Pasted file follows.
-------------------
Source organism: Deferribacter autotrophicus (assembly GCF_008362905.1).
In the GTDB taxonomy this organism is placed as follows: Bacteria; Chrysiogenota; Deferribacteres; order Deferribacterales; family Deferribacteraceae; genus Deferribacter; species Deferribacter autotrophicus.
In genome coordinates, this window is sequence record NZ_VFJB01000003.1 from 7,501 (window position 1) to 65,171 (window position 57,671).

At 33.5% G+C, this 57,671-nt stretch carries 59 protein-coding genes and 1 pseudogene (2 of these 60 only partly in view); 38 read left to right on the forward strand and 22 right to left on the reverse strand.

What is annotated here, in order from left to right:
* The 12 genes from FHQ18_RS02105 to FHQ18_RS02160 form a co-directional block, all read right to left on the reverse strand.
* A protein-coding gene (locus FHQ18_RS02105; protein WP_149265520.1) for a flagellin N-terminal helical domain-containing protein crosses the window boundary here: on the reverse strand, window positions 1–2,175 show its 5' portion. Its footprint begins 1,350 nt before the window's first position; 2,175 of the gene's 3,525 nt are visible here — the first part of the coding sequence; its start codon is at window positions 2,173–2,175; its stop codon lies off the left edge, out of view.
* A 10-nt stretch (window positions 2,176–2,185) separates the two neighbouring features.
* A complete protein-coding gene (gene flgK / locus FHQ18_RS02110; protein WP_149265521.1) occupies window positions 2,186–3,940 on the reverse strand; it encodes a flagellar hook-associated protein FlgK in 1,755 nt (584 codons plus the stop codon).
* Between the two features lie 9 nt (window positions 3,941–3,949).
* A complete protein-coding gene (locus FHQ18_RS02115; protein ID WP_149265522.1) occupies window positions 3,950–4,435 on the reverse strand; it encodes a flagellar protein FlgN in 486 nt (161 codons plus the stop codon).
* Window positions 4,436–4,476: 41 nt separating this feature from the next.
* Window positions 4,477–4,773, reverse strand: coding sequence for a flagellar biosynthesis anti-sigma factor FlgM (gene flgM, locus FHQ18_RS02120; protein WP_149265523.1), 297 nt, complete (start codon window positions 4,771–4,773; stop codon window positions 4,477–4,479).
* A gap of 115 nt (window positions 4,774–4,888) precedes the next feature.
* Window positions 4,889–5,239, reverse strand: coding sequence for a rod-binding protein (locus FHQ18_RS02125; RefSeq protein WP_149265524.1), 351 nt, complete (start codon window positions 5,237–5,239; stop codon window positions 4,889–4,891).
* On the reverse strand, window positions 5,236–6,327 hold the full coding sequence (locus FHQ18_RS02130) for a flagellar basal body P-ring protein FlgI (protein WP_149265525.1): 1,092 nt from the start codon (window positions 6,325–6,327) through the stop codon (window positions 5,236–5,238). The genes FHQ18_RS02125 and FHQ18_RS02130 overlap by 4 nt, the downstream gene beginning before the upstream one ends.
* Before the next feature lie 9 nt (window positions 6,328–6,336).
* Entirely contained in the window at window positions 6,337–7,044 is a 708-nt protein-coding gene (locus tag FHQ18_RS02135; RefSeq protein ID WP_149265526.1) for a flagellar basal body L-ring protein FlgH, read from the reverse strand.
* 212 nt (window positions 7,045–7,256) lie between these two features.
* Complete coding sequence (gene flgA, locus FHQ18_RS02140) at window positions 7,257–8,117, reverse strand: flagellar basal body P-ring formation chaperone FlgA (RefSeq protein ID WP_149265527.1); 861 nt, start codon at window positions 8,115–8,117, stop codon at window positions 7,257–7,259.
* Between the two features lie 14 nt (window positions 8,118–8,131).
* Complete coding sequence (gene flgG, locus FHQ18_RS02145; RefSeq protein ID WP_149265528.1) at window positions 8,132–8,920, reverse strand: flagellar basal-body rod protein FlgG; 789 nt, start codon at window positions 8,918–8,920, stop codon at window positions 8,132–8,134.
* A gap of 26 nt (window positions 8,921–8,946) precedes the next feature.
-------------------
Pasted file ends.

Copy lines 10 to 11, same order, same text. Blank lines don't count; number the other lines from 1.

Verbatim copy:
* Between the two features lie 9 nt (window positions 3,941–3,949).
* A complete protein-coding gene (locus FHQ18_RS02115; protein ID WP_149265522.1) occupies window positions 3,950–4,435 on the reverse strand; it encodes a flagellar protein FlgN in 486 nt (161 codons plus the stop codon).